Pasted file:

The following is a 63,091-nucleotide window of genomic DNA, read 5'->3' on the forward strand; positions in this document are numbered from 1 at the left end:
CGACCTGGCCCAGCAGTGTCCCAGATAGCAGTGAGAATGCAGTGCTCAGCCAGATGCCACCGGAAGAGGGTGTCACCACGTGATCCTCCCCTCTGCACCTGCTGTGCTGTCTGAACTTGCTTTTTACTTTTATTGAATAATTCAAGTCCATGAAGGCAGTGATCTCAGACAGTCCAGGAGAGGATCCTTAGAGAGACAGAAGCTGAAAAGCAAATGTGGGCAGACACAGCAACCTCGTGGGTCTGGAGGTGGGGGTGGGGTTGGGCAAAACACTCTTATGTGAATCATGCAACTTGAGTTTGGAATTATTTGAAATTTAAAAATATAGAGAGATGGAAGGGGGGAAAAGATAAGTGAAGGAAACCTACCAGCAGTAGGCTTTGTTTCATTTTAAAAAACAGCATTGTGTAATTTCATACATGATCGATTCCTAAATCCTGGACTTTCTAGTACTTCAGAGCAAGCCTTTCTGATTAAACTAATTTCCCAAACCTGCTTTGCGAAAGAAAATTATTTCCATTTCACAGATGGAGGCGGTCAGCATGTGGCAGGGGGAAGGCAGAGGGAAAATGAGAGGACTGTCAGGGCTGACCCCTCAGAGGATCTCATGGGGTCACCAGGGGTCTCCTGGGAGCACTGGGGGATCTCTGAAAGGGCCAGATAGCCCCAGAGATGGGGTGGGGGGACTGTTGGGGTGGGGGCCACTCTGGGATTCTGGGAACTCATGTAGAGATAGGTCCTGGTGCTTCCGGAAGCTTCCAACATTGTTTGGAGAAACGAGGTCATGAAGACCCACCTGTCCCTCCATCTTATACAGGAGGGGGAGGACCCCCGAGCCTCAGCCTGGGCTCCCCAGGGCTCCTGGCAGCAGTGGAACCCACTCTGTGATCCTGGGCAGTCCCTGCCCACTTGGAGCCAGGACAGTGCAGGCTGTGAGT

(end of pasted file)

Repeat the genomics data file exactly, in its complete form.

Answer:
The following is a 63,091-nucleotide window of genomic DNA, read 5'->3' on the forward strand; positions in this document are numbered from 1 at the left end:
CGACCTGGCCCAGCAGTGTCCCAGATAGCAGTGAGAATGCAGTGCTCAGCCAGATGCCACCGGAAGAGGGTGTCACCACGTGATCCTCCCCTCTGCACCTGCTGTGCTGTCTGAACTTGCTTTTTACTTTTATTGAATAATTCAAGTCCATGAAGGCAGTGATCTCAGACAGTCCAGGAGAGGATCCTTAGAGAGACAGAAGCTGAAAAGCAAATGTGGGCAGACACAGCAACCTCGTGGGTCTGGAGGTGGGGGTGGGGTTGGGCAAAACACTCTTATGTGAATCATGCAACTTGAGTTTGGAATTATTTGAAATTTAAAAATATAGAGAGATGGAAGGGGGGAAAAGATAAGTGAAGGAAACCTACCAGCAGTAGGCTTTGTTTCATTTTAAAAAACAGCATTGTGTAATTTCATACATGATCGATTCCTAAATCCTGGACTTTCTAGTACTTCAGAGCAAGCCTTTCTGATTAAACTAATTTCCCAAACCTGCTTTGCGAAAGAAAATTATTTCCATTTCACAGATGGAGGCGGTCAGCATGTGGCAGGGGGAAGGCAGAGGGAAAATGAGAGGACTGTCAGGGCTGACCCCTCAGAGGATCTCATGGGGTCACCAGGGGTCTCCTGGGAGCACTGGGGGATCTCTGAAAGGGCCAGATAGCCCCAGAGATGGGGTGGGGGGACTGTTGGGGTGGGGGCCACTCTGGGATTCTGGGAACTCATGTAGAGATAGGTCCTGGTGCTTCCGGAAGCTTCCAACATTGTTTGGAGAAACGAGGTCATGAAGACCCACCTGTCCCTCCATCTTATACAGGAGGGGGAGGACCCCCGAGCCTCAGCCTGGGCTCCCCAGGGCTCCTGGCAGCAGTGGAACCCACTCTGTGATCCTGGGCAGTCCCTGCCCACTTGGAGCCAGGACAGTGCAGGCTGTGAGT